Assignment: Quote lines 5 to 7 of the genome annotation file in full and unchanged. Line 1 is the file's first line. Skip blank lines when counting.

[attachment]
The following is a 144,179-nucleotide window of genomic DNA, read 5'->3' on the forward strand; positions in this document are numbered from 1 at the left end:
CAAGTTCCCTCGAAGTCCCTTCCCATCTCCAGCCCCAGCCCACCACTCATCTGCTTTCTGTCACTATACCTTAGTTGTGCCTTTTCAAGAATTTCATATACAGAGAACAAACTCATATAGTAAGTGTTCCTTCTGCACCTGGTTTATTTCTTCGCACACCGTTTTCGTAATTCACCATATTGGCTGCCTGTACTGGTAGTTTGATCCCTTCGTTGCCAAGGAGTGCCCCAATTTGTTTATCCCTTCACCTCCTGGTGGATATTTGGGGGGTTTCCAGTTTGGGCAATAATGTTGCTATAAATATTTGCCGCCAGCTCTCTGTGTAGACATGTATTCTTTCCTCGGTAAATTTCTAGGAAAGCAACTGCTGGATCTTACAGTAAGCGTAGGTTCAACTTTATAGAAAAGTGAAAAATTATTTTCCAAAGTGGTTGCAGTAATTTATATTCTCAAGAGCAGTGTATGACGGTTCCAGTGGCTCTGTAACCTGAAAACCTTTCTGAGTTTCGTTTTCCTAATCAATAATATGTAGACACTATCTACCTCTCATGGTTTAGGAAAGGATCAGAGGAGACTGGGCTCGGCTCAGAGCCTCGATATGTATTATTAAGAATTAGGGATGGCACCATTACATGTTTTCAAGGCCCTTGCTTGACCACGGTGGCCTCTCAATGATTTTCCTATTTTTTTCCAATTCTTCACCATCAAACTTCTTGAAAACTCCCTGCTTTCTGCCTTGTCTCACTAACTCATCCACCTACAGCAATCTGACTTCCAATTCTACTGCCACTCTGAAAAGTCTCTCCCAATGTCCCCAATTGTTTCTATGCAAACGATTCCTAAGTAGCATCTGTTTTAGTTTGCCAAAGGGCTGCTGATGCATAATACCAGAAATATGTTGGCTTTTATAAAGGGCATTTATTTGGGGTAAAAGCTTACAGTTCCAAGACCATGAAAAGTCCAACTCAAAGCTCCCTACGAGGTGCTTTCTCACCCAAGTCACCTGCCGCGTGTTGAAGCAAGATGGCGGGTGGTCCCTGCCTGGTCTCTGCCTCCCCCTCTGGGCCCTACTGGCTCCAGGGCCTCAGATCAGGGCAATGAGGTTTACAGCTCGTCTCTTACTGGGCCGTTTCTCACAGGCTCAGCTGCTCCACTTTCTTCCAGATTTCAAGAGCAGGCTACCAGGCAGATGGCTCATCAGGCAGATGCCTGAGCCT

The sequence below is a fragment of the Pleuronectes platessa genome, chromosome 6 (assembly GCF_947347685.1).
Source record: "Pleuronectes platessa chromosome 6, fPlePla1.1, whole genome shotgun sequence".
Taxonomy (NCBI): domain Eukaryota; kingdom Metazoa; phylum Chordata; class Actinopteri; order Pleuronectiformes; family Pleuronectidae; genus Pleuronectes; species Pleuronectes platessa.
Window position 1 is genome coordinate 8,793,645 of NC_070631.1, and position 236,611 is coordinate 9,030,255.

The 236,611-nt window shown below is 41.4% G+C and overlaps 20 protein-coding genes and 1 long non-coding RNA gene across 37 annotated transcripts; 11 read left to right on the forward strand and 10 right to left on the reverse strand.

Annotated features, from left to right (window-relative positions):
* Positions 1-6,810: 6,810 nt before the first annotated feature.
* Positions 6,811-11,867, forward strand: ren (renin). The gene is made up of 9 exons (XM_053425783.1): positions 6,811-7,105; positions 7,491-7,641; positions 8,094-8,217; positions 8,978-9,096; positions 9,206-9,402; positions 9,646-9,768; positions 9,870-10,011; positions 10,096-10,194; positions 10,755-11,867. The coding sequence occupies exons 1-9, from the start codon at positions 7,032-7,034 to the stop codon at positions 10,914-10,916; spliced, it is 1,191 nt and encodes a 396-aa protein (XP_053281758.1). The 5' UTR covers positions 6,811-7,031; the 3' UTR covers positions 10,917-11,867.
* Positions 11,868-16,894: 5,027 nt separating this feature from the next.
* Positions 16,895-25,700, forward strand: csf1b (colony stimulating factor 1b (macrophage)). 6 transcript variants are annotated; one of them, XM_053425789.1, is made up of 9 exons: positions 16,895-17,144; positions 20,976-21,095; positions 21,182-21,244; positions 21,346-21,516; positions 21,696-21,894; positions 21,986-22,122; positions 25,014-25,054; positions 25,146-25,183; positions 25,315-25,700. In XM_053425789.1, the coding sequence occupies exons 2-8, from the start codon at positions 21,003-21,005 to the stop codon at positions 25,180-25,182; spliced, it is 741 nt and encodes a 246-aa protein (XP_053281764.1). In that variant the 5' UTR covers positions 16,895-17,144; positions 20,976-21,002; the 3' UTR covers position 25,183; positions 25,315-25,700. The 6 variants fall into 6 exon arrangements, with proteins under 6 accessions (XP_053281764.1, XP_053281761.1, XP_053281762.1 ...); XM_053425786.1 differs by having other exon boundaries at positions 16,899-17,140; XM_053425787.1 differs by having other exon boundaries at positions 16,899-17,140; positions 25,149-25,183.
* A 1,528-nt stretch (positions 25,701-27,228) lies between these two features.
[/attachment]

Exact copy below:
Taxonomy (NCBI): domain Eukaryota; kingdom Metazoa; phylum Chordata; class Actinopteri; order Pleuronectiformes; family Pleuronectidae; genus Pleuronectes; species Pleuronectes platessa.
Window position 1 is genome coordinate 8,793,645 of NC_070631.1, and position 236,611 is coordinate 9,030,255.

The 236,611-nt window shown below is 41.4% G+C and overlaps 20 protein-coding genes and 1 long non-coding RNA gene across 37 annotated transcripts; 11 read left to right on the forward strand and 10 right to left on the reverse strand.